Some of you are probably wondering what all of the uproar in the media regarding the President’s recent remarks on the Supreme Court’s role and the challenge to the Affordable Care Act (also known as “Obamacare”) is about. On April 2, 2012, the President said in a news conference that
“Ultimately, I’m confident that the Supreme Court will not take what would be an unprecedented, extraordinary step of overturning a law that was passed by a strong majority of a democratically elected Congress.”
President Obama taught constitution law at the University of Chicago and is suggesting that if the Supreme Court strikes down Obamacare, such a decision would be an “unprecedented, extraordinary step,” amounting to “judicial activism or a lack of judicial restraint – that an unelected group of people (the Supreme Court) would somehow overturn a duly constituted and passed law.”
“Strong Majority.” The Affordable Care Act was not passed by a “strong” majority, the vote in the House was 219 to 212, all Republicans and even 34 Democrats voting in opposition to Obamacare.
“Unprecedented.” The “unelected” federal judges “overturn . . . duly constituted and passed law[s]” all the time – maybe not all the time, but certainly on many occasions if the laws are inconsistent with the U.S. Constitution. It is neither “unprecedented” nor “extraordinary” and does not amount to judicial activism; rather it is precisely what judicial review is all about. In 1803, in Marbury v. Madison (5 U.S. 137), Justice Marshall declared that judges must decide what the law is, and must be guided by the principals that the Constitution overrides any act of the Legislature.
“It is emphatically the province and duty of the Judicial Department [the courts] to say what the law is. . . . if then, the Courts are to regard the Constitution, and the Constitution is superior to any ordinary act of the Legislature, the Constitution, and not such ordinary act, must govern the case to which they both apply.”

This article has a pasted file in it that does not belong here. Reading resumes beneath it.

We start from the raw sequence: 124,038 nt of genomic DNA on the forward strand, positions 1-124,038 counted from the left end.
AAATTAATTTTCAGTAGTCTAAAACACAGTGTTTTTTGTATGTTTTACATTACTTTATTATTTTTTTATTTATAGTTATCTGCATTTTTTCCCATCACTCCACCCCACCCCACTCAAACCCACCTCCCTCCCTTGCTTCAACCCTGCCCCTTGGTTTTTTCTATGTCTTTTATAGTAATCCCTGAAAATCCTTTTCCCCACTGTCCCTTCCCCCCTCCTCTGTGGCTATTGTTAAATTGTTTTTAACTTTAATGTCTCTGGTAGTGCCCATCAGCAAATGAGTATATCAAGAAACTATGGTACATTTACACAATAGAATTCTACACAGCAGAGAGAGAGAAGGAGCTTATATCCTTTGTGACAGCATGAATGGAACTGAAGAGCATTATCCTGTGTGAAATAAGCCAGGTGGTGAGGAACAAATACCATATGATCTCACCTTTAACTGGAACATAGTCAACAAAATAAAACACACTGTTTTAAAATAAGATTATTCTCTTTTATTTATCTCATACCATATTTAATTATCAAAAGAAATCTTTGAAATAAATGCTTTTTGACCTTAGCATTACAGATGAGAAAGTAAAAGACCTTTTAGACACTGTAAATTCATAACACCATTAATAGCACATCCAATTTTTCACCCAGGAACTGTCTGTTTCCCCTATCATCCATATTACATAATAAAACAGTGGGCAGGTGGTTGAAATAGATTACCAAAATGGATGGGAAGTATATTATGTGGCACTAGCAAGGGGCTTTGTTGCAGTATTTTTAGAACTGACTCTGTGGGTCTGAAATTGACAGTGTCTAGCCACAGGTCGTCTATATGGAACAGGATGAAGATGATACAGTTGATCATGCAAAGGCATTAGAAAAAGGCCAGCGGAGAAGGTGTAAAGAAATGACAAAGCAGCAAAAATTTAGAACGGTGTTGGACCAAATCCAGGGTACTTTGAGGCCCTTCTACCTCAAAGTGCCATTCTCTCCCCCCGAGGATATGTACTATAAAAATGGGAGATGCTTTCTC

The President was challenged the next day in a press conference and attempted to correct what he had said earlier stating that he was referring to overturning laws “on an economic issue” and said that the courts had not done that since the 1930s.
On that same day, the 5th U.S. Circuit Court of Appeals in New Orleans took the Department of Justice to the woodshed over the President’s remarks and demanded that the Department of Justice explain to the Court – by noon on April 5 – and in no less than three pages, single-spaced that the federal courts have the authority in appropriate circumstances to strike federal statutes because of one or more constitution infirmities exist. In response to the 5th Circuit’s demand, Attorney General Eric Holder submitted a letter to the Court stating in part:
“The longstanding, historical position of the United States regarding judicial review of the constitutionality of federal legislation has not changed. . . . The power of the courts to review the constitutionality of legislation is beyond dispute . . . [but] the Executive Branch [the President] has often urged the courts to respect the legislative judgments of Congress. . . . The Supreme Court has often acknowledged the appropriateness of reliance on the political branches’ policy choices and judgments. . . . The President’s remarks were fully consistent with the principles described herein.”
So, where should we come down on this? On the one hand, while the 5th Circuit Court judge calling the President to correct a statement amused me, the bizarre homework assignment not so much. The judge obviously used the President’s statement as a “civics teaching moment” to remind us all that the federal judges not only have the right, but the duty to strike down laws that are unconstitutional. President Obama, a teacher of constitutional law, was probably simply posturing politically. The 5th Circuit could have simply ignored the President’s ill considered comments, but this is an election year and there is a lot riding on the outcome of the Supreme Court’s review of the Affordable Care Act.
References: USA Today